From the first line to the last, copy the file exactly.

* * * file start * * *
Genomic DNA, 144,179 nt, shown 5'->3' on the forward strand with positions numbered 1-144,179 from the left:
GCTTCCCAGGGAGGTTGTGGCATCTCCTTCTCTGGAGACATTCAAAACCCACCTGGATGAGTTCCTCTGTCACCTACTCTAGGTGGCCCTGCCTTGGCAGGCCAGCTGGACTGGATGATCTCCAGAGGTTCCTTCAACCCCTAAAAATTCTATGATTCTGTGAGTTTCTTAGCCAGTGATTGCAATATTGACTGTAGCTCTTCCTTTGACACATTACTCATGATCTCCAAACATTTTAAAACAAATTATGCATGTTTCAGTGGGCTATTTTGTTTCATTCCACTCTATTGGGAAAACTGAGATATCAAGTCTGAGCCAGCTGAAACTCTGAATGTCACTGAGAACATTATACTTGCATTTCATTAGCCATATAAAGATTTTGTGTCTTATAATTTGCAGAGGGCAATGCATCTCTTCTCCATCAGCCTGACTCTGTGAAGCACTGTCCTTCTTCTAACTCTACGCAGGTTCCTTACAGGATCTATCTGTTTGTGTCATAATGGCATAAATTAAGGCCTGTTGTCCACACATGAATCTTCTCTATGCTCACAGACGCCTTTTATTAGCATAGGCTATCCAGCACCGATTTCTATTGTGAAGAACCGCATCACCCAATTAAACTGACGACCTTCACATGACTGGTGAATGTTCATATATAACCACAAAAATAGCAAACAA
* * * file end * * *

Genomic DNA, 144,179 nt, shown 5'->3' on the forward strand with positions numbered 1-144,179 from the left:
GCTTCCCAGGGAGGTTGTGGCATCTCCTTCTCTGGAGACATTCAAAACCCACCTGGATGAGTTCCTCTGTCACCTACTCTAGGTGGCCCTGCCTTGGCAGGCCAGCTGGACTGGATGATCTCCAGAGGTTCCTTCAACCCCTAAAAATTCTATGATTCTGTGAGTTTCTTAGCCAGTGATTGCAATATTGACTGTAGCTCTTCCTTTGACACATTACTCATGATCTCCAAACATTTTAAAACAAATTATGCATGTTTCAGTGGGCTATTTTGTTTCATTCCACTCTATTGGGAAAACTGAGATATCAAGTCTGAGCCAGCTGAAACTCTGAATGTCACTGAGAACATTATACTTGCATTTCATTAGCCATATAAAGATTTTGTGTCTTATAATTTGCAGAGGGCAATGCATCTCTTCTCCATCAGCCTGACTCTGTGAAGCACTGTCCTTCTTCTAACTCTACGCAGGTTCCTTACAGGATCTATCTGTTTGTGTCATAATGGCATAAATTAAGGCCTGTTGTCCACACATGAATCTTCTCTATGCTCACAGACGCCTTTTATTAGCATAGGCTATCCAGCACCGATTTCTATTGTGAAGAACCGCATCACCCAATTAAACTGACGACCTTCACATGACTGGTGAATGTTCATATATAACCACAAAAATAGCAAACAA